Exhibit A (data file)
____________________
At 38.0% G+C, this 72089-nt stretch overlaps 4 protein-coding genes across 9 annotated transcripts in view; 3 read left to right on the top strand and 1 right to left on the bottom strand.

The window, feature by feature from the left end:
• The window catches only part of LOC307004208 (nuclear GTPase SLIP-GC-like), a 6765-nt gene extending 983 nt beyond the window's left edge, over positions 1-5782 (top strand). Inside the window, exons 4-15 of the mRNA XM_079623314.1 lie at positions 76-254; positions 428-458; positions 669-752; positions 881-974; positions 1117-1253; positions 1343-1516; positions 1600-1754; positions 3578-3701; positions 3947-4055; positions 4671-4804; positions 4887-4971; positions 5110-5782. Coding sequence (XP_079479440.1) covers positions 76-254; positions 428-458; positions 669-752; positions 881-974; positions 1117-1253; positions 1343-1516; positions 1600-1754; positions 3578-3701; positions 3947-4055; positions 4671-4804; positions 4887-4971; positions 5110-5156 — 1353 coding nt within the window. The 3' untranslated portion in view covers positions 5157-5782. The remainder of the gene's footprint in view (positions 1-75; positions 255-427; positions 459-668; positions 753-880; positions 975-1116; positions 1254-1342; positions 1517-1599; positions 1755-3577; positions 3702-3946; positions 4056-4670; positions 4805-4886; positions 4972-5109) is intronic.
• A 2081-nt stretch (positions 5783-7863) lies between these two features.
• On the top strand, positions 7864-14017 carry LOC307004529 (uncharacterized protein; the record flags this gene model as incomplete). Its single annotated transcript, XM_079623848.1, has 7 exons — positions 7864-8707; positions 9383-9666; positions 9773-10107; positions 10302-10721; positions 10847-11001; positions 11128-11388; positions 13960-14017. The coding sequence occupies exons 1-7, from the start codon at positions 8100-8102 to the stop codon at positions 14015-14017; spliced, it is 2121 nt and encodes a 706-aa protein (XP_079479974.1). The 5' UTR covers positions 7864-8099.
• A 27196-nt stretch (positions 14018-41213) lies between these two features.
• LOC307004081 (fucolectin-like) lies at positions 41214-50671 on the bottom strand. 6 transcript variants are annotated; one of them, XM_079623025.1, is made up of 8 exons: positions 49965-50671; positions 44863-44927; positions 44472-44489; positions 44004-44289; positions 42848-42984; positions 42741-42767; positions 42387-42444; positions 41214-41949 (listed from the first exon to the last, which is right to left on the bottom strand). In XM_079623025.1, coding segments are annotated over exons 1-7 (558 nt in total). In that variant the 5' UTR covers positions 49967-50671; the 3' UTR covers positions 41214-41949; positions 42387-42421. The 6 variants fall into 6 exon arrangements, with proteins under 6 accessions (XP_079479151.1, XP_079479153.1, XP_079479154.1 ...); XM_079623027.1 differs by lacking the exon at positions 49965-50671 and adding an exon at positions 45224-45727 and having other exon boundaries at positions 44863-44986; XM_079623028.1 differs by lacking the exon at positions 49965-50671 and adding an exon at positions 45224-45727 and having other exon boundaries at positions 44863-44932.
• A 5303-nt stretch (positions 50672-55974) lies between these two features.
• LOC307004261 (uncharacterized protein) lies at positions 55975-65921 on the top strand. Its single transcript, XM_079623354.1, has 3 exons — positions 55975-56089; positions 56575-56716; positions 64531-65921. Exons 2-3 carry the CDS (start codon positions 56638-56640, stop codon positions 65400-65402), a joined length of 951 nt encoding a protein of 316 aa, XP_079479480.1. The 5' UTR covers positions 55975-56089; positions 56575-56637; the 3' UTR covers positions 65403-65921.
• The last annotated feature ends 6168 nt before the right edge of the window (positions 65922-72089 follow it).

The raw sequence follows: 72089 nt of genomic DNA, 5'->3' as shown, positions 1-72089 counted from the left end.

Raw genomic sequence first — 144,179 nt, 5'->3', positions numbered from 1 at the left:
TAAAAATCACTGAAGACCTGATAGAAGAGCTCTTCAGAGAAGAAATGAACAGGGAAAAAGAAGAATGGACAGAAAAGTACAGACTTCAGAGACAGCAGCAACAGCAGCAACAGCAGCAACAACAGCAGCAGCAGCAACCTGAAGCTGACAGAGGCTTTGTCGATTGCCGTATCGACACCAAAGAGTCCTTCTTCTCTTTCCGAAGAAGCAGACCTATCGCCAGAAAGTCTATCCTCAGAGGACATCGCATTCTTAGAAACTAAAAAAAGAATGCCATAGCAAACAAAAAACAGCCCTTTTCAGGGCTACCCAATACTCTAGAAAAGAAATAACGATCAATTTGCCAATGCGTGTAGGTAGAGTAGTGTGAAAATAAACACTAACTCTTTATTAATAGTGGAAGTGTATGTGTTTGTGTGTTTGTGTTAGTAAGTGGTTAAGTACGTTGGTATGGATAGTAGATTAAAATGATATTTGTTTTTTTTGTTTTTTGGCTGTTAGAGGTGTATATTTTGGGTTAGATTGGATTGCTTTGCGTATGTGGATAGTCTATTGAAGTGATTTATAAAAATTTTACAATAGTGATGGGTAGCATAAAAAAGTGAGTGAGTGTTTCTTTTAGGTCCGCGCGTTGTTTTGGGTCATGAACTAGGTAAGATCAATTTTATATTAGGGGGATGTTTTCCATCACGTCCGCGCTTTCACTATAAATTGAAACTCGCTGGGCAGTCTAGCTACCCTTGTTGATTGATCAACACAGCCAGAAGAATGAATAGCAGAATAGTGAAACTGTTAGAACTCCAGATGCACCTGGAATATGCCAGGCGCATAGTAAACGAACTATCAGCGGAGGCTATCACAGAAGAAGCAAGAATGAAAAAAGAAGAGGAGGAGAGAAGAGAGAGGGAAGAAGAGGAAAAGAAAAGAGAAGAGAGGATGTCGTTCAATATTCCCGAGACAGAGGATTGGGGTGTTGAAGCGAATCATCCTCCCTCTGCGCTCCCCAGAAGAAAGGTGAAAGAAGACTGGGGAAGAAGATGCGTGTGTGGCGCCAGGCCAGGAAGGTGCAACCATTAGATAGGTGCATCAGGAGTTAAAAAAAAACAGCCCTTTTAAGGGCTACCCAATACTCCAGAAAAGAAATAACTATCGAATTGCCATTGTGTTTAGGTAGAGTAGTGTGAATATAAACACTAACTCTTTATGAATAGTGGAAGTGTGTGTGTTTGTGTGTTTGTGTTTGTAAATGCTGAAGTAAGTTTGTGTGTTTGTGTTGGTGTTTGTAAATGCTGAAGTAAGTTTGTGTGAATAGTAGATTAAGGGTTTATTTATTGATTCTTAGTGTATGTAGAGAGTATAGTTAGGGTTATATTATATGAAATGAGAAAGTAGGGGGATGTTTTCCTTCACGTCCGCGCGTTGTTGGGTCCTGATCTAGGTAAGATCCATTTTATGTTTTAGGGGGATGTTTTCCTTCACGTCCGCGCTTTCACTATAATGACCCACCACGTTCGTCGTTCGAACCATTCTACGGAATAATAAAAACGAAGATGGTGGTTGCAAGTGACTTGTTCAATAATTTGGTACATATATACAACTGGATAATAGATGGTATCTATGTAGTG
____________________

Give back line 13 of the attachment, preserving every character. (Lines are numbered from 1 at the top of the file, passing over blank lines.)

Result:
TAAAAATCACTGAAGACCTGATAGAAGAGCTCTTCAGAGAAGAAATGAACAGGGAAAAAGAAGAATGGACAGAAAAGTACAGACTTCAGAGACAGCAGCAACAGCAGCAACAGCAGCAACAACAGCAGCAGCAGCAACCTGAAGCTGACAGAGGCTTTGTCGATTGCCGTATCGACACCAAAGAGTCCTTCTTCTCTTTCCGAAGAAGCAGACCTATCGCCAGAAAGTCTATCCTCAGAGGACATCGCATTCTTAGAAACTAAAAAAAGAATGCCATAGCAAACAAAAAACAGCCCTTTTCAGGGCTACCCAATACTCTAGAAAAGAAATAACGATCAATTTGCCAATGCGTGTAGGTAGAGTAGTGTGAAAATAAACACTAACTCTTTATTAATAGTGGAAGTGTATGTGTTTGTGTGTTTGTGTTAGTAAGTGGTTAAGTACGTTGGTATGGATAGTAGATTAAAATGATATTTGTTTTTTTTGTTTTTTGGCTGTTAGAGGTGTATATTTTGGGTTAGATTGGATTGCTTTGCGTATGTGGATAGTCTATTGAAGTGATTTATAAAAATTTTACAATAGTGATGGGTAGCATAAAAAAGTGAGTGAGTGTTTCTTTTAGGTCCGCGCGTTGTTTTGGGTCATGAACTAGGTAAGATCAATTTTATATTAGGGGGATGTTTTCCATCACGTCCGCGCTTTCACTATAAATTGAAACTCGCTGGGCAGTCTAGCTACCCTTGTTGATTGATCAACACAGCCAGAAGAATGAATAGCAGAATAGTGAAACTGTTAGAACTCCAGATGCACCTGGAATATGCCAGGCGCATAGTAAACGAACTATCAGCGGAGGCTATCACAGAAGAAGCAAGAATGAAAAAAGAAGAGGAGGAGAGAAGAGAGAGGGAAGAAGAGGAAAAGAAAAGAGAAGAGAGGATGTCGTTCAATATTCCCGAGACAGAGGATTGGGGTGTTGAAGCGAATCATCCTCCCTCTGCGCTCCCCAGAAGAAAGGTGAAAGAAGACTGGGGAAGAAGATGCGTGTGTGGCGCCAGGCCAGGAAGGTGCAACCATTAGATAGGTGCATCAGGAGTTAAAAAAAAACAGCCCTTTTAAGGGCTACCCAATACTCCAGAAAAGAAATAACTATCGAATTGCCATTGTGTTTAGGTAGAGTAGTGTGAATATAAACACTAACTCTTTATGAATAGTGGAAGTGTGTGTGTTTGTGTGTTTGTGTTTGTAAATGCTGAAGTAAGTTTGTGTGTTTGTGTTGGTGTTTGTAAATGCTGAAGTAAGTTTGTGTGAATAGTAGATTAAGGGTTTATTTATTGATTCTTAGTGTATGTAGAGAGTATAGTTAGGGTTATATTATATGAAATGAGAAAGTAGGGGGATGTTTTCCTTCACGTCCGCGCGTTGTTGGGTCCTGATCTAGGTAAGATCCATTTTATGTTTTAGGGGGATGTTTTCCTTCACGTCCGCGCTTTCACTATAATGACCCACCACGTTCGTCGTTCGAACCATTCTACGGAATAATAAAAACGAAGATGGTGGTTGCAAGTGACTTGTTCAATAATTTGGTACATATATACAACTGGATAATAGATGGTATCTATGTAGTG